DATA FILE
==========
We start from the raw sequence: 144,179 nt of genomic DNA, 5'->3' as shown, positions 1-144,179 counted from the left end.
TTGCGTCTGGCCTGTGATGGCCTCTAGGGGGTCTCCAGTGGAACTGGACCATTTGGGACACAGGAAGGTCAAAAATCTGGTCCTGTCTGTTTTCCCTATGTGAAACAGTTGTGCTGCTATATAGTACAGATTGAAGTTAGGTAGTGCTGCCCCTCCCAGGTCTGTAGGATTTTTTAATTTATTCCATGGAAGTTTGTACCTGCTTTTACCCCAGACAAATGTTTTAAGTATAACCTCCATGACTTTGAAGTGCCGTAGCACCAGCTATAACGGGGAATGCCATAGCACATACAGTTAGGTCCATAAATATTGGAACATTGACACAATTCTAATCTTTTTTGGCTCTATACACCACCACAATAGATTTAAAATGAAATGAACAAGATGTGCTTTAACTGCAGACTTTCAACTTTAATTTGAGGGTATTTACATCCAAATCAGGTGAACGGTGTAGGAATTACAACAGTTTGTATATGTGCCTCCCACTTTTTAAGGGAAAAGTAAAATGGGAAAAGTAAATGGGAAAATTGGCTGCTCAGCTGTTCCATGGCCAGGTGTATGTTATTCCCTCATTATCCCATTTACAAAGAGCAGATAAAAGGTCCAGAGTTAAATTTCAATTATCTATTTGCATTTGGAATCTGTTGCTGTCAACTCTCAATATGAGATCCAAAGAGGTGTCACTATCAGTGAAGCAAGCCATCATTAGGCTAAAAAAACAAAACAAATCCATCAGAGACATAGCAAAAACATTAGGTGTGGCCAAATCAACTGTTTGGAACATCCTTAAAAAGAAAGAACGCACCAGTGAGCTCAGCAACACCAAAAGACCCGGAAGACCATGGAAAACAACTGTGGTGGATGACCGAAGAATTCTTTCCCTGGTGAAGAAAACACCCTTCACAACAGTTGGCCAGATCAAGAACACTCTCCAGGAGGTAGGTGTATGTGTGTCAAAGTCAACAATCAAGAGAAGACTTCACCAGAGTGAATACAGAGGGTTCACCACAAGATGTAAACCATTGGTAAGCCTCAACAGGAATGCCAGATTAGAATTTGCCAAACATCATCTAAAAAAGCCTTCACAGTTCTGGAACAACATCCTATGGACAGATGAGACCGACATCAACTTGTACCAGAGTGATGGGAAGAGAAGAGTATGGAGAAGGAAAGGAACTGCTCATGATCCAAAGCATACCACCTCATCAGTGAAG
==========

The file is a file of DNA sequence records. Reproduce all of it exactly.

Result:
We start from the raw sequence: 144,179 nt of genomic DNA, 5'->3' as shown, positions 1-144,179 counted from the left end.
TTGCGTCTGGCCTGTGATGGCCTCTAGGGGGTCTCCAGTGGAACTGGACCATTTGGGACACAGGAAGGTCAAAAATCTGGTCCTGTCTGTTTTCCCTATGTGAAACAGTTGTGCTGCTATATAGTACAGATTGAAGTTAGGTAGTGCTGCCCCTCCCAGGTCTGTAGGATTTTTTAATTTATTCCATGGAAGTTTGTACCTGCTTTTACCCCAGACAAATGTTTTAAGTATAACCTCCATGACTTTGAAGTGCCGTAGCACCAGCTATAACGGGGAATGCCATAGCACATACAGTTAGGTCCATAAATATTGGAACATTGACACAATTCTAATCTTTTTTGGCTCTATACACCACCACAATAGATTTAAAATGAAATGAACAAGATGTGCTTTAACTGCAGACTTTCAACTTTAATTTGAGGGTATTTACATCCAAATCAGGTGAACGGTGTAGGAATTACAACAGTTTGTATATGTGCCTCCCACTTTTTAAGGGAAAAGTAAAATGGGAAAAGTAAATGGGAAAATTGGCTGCTCAGCTGTTCCATGGCCAGGTGTATGTTATTCCCTCATTATCCCATTTACAAAGAGCAGATAAAAGGTCCAGAGTTAAATTTCAATTATCTATTTGCATTTGGAATCTGTTGCTGTCAACTCTCAATATGAGATCCAAAGAGGTGTCACTATCAGTGAAGCAAGCCATCATTAGGCTAAAAAAACAAAACAAATCCATCAGAGACATAGCAAAAACATTAGGTGTGGCCAAATCAACTGTTTGGAACATCCTTAAAAAGAAAGAACGCACCAGTGAGCTCAGCAACACCAAAAGACCCGGAAGACCATGGAAAACAACTGTGGTGGATGACCGAAGAATTCTTTCCCTGGTGAAGAAAACACCCTTCACAACAGTTGGCCAGATCAAGAACACTCTCCAGGAGGTAGGTGTATGTGTGTCAAAGTCAACAATCAAGAGAAGACTTCACCAGAGTGAATACAGAGGGTTCACCACAAGATGTAAACCATTGGTAAGCCTCAACAGGAATGCCAGATTAGAATTTGCCAAACATCATCTAAAAAAGCCTTCACAGTTCTGGAACAACATCCTATGGACAGATGAGACCGACATCAACTTGTACCAGAGTGATGGGAAGAGAAGAGTATGGAGAAGGAAAGGAACTGCTCATGATCCAAAGCATACCACCTCATCAGTGAAG